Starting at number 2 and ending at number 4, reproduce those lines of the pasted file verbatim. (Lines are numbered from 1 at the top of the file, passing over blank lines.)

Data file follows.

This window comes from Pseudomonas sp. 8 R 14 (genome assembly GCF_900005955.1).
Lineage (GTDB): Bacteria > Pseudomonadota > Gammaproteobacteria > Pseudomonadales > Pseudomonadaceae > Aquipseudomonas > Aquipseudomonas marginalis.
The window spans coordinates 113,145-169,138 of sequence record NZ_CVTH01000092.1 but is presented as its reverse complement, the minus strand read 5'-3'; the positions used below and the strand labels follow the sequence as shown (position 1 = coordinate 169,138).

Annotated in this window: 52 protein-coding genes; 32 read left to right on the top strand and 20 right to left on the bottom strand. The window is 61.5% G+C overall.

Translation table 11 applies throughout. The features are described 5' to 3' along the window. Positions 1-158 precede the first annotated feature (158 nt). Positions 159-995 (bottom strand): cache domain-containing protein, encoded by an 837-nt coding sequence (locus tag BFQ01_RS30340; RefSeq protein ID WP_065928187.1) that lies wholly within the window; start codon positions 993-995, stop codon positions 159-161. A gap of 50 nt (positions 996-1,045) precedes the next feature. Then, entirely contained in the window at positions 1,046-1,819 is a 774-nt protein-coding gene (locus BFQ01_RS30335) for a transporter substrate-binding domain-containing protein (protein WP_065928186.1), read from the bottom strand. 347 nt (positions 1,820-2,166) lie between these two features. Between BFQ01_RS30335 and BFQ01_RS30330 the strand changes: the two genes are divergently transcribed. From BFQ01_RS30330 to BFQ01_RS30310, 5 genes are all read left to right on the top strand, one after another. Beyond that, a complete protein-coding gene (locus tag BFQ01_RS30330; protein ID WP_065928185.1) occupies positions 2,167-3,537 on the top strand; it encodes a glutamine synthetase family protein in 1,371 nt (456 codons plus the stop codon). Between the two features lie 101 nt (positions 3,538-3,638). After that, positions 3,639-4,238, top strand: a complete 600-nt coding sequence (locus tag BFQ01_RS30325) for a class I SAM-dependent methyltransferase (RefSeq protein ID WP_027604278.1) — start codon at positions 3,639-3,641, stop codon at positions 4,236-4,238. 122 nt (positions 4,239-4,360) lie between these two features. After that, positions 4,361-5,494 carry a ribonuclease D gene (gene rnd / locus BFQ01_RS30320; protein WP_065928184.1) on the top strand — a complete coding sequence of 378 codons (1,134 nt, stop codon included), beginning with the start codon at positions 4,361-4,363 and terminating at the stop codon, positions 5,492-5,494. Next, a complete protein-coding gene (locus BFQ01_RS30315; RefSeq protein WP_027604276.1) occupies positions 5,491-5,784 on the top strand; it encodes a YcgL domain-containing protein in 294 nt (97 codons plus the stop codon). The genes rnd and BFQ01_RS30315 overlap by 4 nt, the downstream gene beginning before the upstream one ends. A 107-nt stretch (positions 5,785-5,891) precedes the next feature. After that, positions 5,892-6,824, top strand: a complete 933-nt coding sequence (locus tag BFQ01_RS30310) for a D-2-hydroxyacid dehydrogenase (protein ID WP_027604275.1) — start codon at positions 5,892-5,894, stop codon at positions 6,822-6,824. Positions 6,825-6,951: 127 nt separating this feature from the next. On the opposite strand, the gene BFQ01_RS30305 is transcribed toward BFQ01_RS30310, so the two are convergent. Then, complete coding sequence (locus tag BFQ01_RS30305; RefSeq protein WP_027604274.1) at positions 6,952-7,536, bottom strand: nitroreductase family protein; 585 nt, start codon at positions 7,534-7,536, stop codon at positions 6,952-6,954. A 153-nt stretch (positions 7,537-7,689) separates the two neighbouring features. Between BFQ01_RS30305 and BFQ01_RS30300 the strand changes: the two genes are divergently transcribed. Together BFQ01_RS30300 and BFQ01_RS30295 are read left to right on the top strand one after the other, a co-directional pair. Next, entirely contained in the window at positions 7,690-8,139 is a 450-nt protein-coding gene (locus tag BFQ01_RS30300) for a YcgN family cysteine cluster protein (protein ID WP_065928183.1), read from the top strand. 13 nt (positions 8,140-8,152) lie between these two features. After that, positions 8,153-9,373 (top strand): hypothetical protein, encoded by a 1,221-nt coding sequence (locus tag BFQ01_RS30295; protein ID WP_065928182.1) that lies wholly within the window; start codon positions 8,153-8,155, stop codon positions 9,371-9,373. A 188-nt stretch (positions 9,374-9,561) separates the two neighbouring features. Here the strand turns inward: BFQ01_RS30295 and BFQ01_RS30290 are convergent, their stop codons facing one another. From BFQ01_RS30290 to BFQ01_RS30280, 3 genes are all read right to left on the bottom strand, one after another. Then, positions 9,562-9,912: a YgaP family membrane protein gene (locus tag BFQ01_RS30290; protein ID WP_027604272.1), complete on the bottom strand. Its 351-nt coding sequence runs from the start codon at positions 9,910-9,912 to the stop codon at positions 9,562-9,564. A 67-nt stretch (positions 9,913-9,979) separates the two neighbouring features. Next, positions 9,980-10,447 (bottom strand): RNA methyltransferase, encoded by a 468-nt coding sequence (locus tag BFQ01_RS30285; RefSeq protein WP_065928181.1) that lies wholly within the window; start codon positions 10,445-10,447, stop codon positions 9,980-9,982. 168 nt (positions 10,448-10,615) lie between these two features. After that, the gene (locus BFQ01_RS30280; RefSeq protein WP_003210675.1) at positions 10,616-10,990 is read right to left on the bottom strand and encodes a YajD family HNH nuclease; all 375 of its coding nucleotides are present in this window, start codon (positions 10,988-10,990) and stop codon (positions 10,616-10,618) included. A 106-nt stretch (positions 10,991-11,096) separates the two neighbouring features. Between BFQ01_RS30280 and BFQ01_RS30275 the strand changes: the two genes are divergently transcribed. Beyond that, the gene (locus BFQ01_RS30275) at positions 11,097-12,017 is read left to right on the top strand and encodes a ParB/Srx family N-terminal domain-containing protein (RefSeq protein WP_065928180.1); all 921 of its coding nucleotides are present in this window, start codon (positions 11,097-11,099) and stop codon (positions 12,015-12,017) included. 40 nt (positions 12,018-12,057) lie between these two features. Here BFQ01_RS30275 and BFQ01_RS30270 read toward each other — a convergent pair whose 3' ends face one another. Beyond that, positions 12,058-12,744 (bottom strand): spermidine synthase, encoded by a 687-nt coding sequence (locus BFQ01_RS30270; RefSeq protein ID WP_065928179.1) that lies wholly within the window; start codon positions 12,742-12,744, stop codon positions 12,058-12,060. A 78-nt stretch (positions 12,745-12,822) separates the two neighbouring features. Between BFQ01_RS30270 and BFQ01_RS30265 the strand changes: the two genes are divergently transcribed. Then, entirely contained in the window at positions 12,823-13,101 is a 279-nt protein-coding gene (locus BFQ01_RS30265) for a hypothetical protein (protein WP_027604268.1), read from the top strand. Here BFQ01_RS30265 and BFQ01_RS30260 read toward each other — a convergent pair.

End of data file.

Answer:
Lineage (GTDB): Bacteria > Pseudomonadota > Gammaproteobacteria > Pseudomonadales > Pseudomonadaceae > Aquipseudomonas > Aquipseudomonas marginalis.
The window spans coordinates 113,145-169,138 of sequence record NZ_CVTH01000092.1 but is presented as its reverse complement, the minus strand read 5'-3'; the positions used below and the strand labels follow the sequence as shown (position 1 = coordinate 169,138).

Annotated in this window: 52 protein-coding genes; 32 read left to right on the top strand and 20 right to left on the bottom strand. The window is 61.5% G+C overall.